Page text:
Action Spectra and Their Key Role in Assessing Biological Consequences of Solar UV-B Radiation Change

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Action spectra of UV damage to plants must be used as weighting functions to (1) evaluate the relative increase of solar UV radiation that would result from a decreased atmospheric ozone layer, the radiation amplification factor—RAF, (2) evaluate the existing natural gradients of solar UV irradiance on the earth, and (3) compare UV radiation from lamp systems in experiments with solar UV radiation in nature. Only if the relevant biological action spectra have certain characteristics is there a potential biological problem that would result from ozone reduction. Similarly the existence of a natural latitudinal solar UV gradient is dependent on action spectrum characteristics.

Several UV action spectra associated with different basic modes of damage to plant tissues all have the common characteristic of decreasing effect with increasing wavelength; however, the rate of decline varies considerably. Extrapolation from action spectra that have been measured on isolated organelles and microorganisms using monochromatic radiation to effects of polychromatic radiation on intact higher plants is precarious. Development of action spectra using polychromatic radiation and intact higher plant organs can yield spectra that are of more ecological relevance for weighting factors in assessment of the ozone reduction problem. An example of an action spectrum for photosynthetic inhibition developed with polychromatic radiation is provided in this chapter. This action spectrum has different characteristics, and results in a greater RAF than do action spectra for inhibition of a partial photosynthetic reaction, the Hill reaction, developed with isolated chloroplasts and photosynthetic bacteria. Circumstantial evidence from experiments with plants originating from different latitudes also supports the notion that action spectra with characteristics similar to that of the provisional spectrum, developed with polychromatic radiation, are appropriate. Further work with polychromatic radiation is encouraged.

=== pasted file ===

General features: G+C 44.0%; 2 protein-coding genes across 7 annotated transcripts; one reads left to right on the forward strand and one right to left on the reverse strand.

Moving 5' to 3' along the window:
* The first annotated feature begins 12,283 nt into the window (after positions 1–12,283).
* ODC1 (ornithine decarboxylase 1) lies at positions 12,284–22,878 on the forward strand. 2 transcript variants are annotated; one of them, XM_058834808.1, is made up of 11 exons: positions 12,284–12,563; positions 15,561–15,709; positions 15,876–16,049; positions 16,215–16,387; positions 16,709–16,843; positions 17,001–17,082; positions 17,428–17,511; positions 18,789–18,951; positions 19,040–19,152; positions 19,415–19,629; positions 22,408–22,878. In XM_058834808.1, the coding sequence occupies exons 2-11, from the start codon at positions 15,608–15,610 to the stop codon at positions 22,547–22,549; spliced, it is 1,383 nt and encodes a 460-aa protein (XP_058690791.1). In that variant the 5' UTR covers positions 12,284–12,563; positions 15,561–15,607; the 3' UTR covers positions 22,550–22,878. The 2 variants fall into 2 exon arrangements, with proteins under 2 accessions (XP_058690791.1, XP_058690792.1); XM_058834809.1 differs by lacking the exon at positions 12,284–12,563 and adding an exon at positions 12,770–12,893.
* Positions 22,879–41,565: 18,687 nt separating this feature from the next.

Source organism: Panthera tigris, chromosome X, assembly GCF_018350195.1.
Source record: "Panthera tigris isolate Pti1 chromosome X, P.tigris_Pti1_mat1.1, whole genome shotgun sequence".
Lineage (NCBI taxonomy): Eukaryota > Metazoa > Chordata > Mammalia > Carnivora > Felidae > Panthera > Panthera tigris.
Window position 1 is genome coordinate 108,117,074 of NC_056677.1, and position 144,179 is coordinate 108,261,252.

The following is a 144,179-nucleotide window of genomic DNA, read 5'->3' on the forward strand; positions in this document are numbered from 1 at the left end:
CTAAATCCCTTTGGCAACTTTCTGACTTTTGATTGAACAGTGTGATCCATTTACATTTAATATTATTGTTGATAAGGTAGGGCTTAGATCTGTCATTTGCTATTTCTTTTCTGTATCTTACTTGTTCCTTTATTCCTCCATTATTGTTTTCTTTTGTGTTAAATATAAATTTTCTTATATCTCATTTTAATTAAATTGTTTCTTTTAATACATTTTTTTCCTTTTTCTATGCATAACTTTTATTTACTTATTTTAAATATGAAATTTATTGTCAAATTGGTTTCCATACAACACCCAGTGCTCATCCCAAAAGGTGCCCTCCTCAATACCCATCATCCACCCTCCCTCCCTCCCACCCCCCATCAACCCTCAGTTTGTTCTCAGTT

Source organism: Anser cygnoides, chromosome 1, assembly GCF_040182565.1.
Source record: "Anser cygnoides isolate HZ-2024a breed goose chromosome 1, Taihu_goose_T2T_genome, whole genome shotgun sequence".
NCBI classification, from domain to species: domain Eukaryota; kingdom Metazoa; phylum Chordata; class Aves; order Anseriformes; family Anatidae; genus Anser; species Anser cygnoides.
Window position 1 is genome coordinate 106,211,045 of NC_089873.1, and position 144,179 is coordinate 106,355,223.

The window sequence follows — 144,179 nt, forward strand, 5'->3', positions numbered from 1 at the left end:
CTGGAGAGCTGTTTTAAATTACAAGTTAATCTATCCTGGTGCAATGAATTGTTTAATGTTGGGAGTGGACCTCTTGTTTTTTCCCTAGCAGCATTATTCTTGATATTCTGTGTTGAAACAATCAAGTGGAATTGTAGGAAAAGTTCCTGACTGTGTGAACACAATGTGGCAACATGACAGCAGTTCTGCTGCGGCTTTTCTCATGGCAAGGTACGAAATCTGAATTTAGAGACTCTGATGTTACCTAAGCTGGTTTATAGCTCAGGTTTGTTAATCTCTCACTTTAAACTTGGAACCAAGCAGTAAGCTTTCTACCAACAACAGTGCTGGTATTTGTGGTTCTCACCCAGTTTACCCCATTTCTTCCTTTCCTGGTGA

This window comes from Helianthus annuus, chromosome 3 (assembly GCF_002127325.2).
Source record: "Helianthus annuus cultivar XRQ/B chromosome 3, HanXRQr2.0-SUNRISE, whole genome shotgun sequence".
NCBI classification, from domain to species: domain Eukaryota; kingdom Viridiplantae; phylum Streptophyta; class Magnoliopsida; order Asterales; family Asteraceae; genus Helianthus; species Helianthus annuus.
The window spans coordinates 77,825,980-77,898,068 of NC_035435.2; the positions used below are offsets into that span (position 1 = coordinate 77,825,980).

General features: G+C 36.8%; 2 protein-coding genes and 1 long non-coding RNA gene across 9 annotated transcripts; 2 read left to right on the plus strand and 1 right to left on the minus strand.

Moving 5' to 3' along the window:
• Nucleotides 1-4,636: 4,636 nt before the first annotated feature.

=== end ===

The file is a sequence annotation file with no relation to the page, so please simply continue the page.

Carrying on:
There are two basic types of error that are associated with the use of action spectra in biological assessments of the ozone reduction problem, the RAF errors and the enhancement errors. The former are those associated with calculation of the RAF, and the latter are those derived from calculation of the UV radiation enhancement used in experiments with lamp systems. While the RAF errors are recognized, the enhancement errors have not been generally appreciated. An error analysis is presented showing that the enhancement errors will typically be larger and in the opposite direction than the PAF errors. The enhancement error should be considerably less in field UV supplementation experiments than in most laboratory experiments which employ fluorescent lamps as the primary UV-B radiation source.

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